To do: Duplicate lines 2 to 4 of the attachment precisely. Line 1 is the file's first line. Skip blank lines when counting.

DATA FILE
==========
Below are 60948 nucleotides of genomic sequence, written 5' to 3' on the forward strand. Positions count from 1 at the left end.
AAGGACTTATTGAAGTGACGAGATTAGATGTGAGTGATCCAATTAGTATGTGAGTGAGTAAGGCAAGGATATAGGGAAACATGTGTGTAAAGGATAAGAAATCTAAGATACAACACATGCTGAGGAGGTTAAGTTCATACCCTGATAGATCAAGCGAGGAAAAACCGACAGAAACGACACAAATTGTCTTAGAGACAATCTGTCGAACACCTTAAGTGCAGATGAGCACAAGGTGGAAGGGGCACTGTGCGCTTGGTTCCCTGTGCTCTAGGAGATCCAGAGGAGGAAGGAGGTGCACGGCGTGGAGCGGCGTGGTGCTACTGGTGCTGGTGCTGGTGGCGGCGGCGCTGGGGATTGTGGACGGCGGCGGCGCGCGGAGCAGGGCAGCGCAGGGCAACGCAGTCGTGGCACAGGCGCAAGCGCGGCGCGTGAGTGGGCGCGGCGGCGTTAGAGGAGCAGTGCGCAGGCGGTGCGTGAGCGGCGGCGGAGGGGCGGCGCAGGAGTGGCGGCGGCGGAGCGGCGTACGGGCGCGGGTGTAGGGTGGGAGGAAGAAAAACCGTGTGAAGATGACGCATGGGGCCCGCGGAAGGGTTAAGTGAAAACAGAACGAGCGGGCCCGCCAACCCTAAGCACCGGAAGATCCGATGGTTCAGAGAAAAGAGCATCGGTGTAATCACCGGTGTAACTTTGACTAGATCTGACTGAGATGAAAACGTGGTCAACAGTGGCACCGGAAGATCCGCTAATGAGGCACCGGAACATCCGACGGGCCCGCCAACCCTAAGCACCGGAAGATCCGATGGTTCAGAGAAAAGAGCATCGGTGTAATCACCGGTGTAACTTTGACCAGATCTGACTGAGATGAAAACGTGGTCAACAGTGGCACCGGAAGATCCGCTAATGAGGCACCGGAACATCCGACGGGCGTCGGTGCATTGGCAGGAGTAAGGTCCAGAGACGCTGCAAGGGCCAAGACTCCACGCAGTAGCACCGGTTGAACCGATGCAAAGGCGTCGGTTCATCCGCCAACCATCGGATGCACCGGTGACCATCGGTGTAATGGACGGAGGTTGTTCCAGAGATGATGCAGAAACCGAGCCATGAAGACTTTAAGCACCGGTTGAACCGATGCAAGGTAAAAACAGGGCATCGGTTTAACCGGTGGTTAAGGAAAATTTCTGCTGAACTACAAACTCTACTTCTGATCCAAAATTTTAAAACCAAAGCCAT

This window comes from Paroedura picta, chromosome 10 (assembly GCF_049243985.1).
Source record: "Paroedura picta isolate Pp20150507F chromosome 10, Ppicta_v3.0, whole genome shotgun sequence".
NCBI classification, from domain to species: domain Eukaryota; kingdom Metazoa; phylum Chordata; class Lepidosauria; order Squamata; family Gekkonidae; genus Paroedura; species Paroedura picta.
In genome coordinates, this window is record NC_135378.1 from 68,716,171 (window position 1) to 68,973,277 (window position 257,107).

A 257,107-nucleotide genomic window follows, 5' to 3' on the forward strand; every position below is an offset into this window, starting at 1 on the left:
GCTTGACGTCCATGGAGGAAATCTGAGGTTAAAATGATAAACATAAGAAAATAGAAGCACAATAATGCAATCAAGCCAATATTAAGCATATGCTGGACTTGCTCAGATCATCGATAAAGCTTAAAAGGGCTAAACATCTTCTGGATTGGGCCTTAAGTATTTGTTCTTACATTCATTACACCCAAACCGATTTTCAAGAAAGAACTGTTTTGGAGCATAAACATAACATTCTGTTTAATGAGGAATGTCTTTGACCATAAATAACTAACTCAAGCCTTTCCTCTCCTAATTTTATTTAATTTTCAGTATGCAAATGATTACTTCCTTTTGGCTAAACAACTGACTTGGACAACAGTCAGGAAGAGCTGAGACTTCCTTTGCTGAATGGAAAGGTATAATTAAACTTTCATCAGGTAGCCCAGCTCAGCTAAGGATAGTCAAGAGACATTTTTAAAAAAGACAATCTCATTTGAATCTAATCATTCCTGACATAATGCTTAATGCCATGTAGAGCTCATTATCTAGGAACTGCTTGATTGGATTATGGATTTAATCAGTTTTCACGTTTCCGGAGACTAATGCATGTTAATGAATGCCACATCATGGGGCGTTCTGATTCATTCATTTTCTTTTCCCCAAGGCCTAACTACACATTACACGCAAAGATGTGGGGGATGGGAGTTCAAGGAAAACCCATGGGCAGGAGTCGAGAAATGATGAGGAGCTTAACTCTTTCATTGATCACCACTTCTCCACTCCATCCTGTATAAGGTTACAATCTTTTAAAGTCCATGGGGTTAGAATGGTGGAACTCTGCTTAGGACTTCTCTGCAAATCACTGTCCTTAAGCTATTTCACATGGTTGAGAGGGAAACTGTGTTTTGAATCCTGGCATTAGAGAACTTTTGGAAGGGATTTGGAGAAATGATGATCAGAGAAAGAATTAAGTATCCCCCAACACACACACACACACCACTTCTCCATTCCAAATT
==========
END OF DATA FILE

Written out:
AAGGACTTATTGAAGTGACGAGATTAGATGTGAGTGATCCAATTAGTATGTGAGTGAGTAAGGCAAGGATATAGGGAAACATGTGTGTAAAGGATAAGAAATCTAAGATACAACACATGCTGAGGAGGTTAAGTTCATACCCTGATAGATCAAGCGAGGAAAAACCGACAGAAACGACACAAATTGTCTTAGAGACAATCTGTCGAACACCTTAAGTGCAGATGAGCACAAGGTGGAAGGGGCACTGTGCGCTTGGTTCCCTGTGCTCTAGGAGATCCAGAGGAGGAAGGAGGTGCACGGCGTGGAGCGGCGTGGTGCTACTGGTGCTGGTGCTGGTGGCGGCGGCGCTGGGGATTGTGGACGGCGGCGGCGCGCGGAGCAGGGCAGCGCAGGGCAACGCAGTCGTGGCACAGGCGCAAGCGCGGCGCGTGAGTGGGCGCGGCGGCGTTAGAGGAGCAGTGCGCAGGCGGTGCGTGAGCGGCGGCGGAGGGGCGGCGCAGGAGTGGCGGCGGCGGAGCGGCGTACGGGCGCGGGTGTAGGGTGGGAGGAAGAAAAACCGTGTGAAGATGACGCATGGGGCCCGCGGAAGGGTTAAGTGAAAACAGAACGAGCGGGCCCGCCAACCCTAAGCACCGGAAGATCCGATGGTTCAGAGAAAAGAGCATCGGTGTAATCACCGGTGTAACTTTGACTAGATCTGACTGAGATGAAAACGTGGTCAACAGTGGCACCGGAAGATCCGCTAATGAGGCACCGGAACATCCGACGGGCCCGCCAACCCTAAGCACCGGAAGATCCGATGGTTCAGAGAAAAGAGCATCGGTGTAATCACCGGTGTAACTTTGACCAGATCTGACTGAGATGAAAACGTGGTCAACAGTGGCACCGGAAGATCCGCTAATGAGGCACCGGAACATCCGACGGGCGTCGGTGCATTGGCAGGAGTAAGGTCCAGAGACGCTGCAAGGGCCAAGACTCCACGCAGTAGCACCGGTTGAACCGATGCAAAGGCGTCGGTTCATCCGCCAACCATCGGATGCACCGGTGACCATCGGTGTAATGGACGGAGGTTGTTCCAGAGATGATGCAGAAACCGAGCCATGAAGACTTTAAGCACCGGTTGAACCGATGCAAGGTAAAAACAGGGCATCGGTTTAACCGGTGGTTAAGGAAAATTTCTGCTGAACTACAAACTCTACTTCTGATCCAAAATTTTAAAACCAAAGCCAT

This window comes from Paroedura picta, chromosome 10 (assembly GCF_049243985.1).
Source record: "Paroedura picta isolate Pp20150507F chromosome 10, Ppicta_v3.0, whole genome shotgun sequence".